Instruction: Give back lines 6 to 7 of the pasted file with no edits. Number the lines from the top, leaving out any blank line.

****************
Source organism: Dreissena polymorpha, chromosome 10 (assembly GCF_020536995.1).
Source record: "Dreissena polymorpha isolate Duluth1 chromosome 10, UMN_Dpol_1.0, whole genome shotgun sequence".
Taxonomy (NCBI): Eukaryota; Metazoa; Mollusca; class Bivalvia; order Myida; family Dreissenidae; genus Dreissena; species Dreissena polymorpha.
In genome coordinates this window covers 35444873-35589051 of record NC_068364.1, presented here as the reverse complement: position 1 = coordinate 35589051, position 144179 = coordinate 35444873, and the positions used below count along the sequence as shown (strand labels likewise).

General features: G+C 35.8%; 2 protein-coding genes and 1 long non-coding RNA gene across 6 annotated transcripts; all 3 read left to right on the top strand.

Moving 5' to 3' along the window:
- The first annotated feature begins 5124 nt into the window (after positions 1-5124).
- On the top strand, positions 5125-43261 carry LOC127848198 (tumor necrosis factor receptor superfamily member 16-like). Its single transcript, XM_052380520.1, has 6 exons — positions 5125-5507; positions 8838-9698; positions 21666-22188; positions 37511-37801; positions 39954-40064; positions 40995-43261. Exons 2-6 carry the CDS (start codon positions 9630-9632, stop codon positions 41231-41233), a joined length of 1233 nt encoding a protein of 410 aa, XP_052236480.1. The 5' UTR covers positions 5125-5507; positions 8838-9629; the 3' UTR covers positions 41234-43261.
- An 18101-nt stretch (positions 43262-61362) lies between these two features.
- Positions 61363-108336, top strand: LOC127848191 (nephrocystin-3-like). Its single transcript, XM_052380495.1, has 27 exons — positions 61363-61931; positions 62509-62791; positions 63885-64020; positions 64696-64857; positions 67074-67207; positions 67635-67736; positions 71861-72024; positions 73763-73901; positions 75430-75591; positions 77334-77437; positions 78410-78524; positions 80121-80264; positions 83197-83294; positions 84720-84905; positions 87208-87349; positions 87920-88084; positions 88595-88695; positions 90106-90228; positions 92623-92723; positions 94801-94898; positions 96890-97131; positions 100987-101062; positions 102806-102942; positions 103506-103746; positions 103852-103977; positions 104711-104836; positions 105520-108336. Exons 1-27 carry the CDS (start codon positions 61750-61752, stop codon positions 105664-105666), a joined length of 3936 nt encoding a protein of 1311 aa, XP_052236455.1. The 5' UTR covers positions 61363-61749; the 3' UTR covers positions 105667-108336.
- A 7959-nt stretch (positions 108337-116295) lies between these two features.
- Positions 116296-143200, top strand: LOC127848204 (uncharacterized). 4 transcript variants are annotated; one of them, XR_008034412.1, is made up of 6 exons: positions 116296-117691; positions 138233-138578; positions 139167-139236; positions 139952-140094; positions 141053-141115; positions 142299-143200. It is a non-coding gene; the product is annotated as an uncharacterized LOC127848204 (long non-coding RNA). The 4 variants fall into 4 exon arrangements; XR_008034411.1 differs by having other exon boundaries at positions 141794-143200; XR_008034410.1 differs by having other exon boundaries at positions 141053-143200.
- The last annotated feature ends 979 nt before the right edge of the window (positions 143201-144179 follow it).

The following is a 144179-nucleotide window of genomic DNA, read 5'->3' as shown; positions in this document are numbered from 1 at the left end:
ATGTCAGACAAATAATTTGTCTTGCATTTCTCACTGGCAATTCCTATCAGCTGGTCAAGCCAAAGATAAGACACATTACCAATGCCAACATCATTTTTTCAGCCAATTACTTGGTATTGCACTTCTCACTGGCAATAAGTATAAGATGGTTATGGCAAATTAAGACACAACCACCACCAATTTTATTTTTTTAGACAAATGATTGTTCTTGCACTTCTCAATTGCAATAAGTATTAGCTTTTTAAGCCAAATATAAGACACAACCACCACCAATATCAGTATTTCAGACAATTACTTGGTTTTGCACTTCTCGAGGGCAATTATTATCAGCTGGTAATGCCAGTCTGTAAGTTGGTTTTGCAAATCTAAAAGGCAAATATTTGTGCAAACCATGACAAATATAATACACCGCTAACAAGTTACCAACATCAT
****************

Moving 5' to 3' along the window:
- The first annotated feature begins 5124 nt into the window (after positions 1-5124).